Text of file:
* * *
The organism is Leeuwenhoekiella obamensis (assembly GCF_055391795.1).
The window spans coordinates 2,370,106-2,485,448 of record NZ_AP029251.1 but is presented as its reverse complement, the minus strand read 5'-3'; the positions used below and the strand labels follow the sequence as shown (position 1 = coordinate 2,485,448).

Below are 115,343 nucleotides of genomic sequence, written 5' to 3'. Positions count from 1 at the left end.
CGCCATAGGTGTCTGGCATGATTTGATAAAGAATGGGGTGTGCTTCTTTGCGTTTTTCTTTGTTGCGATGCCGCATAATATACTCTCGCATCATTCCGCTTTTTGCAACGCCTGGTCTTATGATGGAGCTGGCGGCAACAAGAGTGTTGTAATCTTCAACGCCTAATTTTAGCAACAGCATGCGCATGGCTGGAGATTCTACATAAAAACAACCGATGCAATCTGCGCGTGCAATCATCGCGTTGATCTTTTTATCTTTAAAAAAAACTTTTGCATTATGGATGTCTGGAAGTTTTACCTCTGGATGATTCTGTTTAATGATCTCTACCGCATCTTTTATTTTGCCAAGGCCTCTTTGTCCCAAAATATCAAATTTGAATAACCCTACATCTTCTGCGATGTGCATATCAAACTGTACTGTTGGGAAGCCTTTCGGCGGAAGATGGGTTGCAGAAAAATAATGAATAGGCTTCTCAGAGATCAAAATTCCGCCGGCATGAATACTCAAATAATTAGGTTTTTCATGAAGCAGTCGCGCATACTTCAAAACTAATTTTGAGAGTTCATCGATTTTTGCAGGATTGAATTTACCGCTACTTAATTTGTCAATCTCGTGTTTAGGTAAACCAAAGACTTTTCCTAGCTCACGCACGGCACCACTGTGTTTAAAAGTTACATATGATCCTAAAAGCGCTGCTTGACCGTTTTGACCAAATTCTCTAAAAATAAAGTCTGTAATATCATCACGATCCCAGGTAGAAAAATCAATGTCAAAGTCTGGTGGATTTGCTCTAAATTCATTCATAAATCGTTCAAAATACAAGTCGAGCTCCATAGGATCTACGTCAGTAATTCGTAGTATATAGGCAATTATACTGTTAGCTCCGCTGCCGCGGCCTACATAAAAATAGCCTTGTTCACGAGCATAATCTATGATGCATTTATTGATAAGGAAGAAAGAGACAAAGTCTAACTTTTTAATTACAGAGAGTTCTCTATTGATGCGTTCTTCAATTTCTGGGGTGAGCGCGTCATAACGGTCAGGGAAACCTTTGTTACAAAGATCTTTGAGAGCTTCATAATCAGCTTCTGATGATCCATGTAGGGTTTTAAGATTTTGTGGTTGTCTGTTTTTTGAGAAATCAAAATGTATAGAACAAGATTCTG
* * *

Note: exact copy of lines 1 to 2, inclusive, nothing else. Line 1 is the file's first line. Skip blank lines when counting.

The organism is Leeuwenhoekiella obamensis (assembly GCF_055391795.1).
The window spans coordinates 2,370,106-2,485,448 of record NZ_AP029251.1 but is presented as its reverse complement, the minus strand read 5'-3'; the positions used below and the strand labels follow the sequence as shown (position 1 = coordinate 2,485,448).